Posted by Marilyn Orr on Apr 11, 2018

Pledge and Invocation

President Mike called the meeting to order.  He asked Alex Buljan to lead us in the Pledge of Allegiance even though the flag seemed to be missing or obscured.  Paul Watermulder then provided the invocation for the lunch and meeting.
Visiting Rotarians & Guests: Visiting Rotarian Suni Arora of the San Mateo Club joined us.  Also in attendance was former Burlingame Rotarian Ken Housley.  Former member Phillip Larson partook of the meeting and meal, as well.


Cheri Delacy-Carr reminded us again to purchase our tickets for Burlingame Bistro on Sunday, May 20th.  You can do so through ClubRunner or by giving your check or credit card to Marilyn Orr.  Tickets are $100.  She gave a shout-out to the board members who have pledged to become Benefactor sponsors for $500.  This entitles them to two tickets plus recognition at the event and in the program.  Jennifer Pence then made a plea for auction items for this event.  So ask your favorite restaurant, haircutter, nail salon, etc for gift certificates.  The NEWSCAST was back! Cheri entertained us with examples of haircuts.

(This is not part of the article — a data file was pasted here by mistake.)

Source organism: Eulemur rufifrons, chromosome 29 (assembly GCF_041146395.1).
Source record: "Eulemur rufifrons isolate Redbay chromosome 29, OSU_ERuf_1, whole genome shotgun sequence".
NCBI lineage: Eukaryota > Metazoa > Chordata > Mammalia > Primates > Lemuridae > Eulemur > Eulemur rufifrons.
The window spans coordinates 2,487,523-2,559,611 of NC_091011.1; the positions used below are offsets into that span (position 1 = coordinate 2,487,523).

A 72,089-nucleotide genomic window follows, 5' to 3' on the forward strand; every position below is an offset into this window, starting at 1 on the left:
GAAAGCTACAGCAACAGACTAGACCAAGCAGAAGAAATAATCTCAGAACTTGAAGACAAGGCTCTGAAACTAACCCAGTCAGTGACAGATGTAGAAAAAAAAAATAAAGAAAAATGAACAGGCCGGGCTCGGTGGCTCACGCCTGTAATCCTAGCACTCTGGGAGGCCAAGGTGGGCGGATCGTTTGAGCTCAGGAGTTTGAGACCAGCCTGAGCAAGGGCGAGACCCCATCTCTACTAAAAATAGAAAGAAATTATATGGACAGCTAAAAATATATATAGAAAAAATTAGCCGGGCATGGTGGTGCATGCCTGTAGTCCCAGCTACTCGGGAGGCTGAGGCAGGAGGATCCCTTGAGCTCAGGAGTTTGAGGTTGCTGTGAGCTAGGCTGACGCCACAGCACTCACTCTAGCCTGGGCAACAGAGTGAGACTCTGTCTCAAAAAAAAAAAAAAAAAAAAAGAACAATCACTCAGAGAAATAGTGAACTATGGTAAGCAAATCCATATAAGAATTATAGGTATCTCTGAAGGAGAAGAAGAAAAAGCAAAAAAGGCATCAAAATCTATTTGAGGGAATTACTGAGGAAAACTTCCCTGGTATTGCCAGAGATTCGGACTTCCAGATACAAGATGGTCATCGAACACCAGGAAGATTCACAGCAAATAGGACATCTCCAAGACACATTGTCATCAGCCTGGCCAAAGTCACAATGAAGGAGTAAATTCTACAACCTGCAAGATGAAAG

Member Wendy Upchurch introduced our speaker, her husband David Upchurch.  David is currently with Jaguar Health but has been in the pharmaceutical industry for over 25 years.  He spent 15 years with Gilead Sciences. His topic, “Putting the Pill in the Bottle”, took us through the lengthy and complicated development of a drug from discovery and concept to the shelf of your local pharmacy.  David explained the stages beginning with basic drug discovery into pre-clinical development and toxicology testing.  At this point it can be presented to the FDA for an initial drug approval.  Once accepted the process then moves to vigorous phases of testing.  Phase I testing is done in healthy human volunteers to insure the drug “does no harm”.   Phase II tests its efficacy with a larger sample of volunteers.  In Phase III the new drug goes up against a placebo to demonstrate its superiority.  The process to this point can take anywhere from 2 to 5 years.  If these are all successful the developer goes back to the FDA with their NDA (New Drug Application) which can take from 3 to 24 months for approval.  Then comes the final launch.  But this is no picnic.  In this highly regulated industry there is a specific process, much of it outlined both in the NDA and regulations, related to packaging, shelf life, distribution, traceability, temperature and anti-counterfeit protocols.  David showed us some of the sophisticated equipment necessary for creating the tablets.  If all goes well your local CVS will finally have this new drug on its shelves.  Thank you David for giving us a new appreciation of what goes into creating the next “miracle” drug.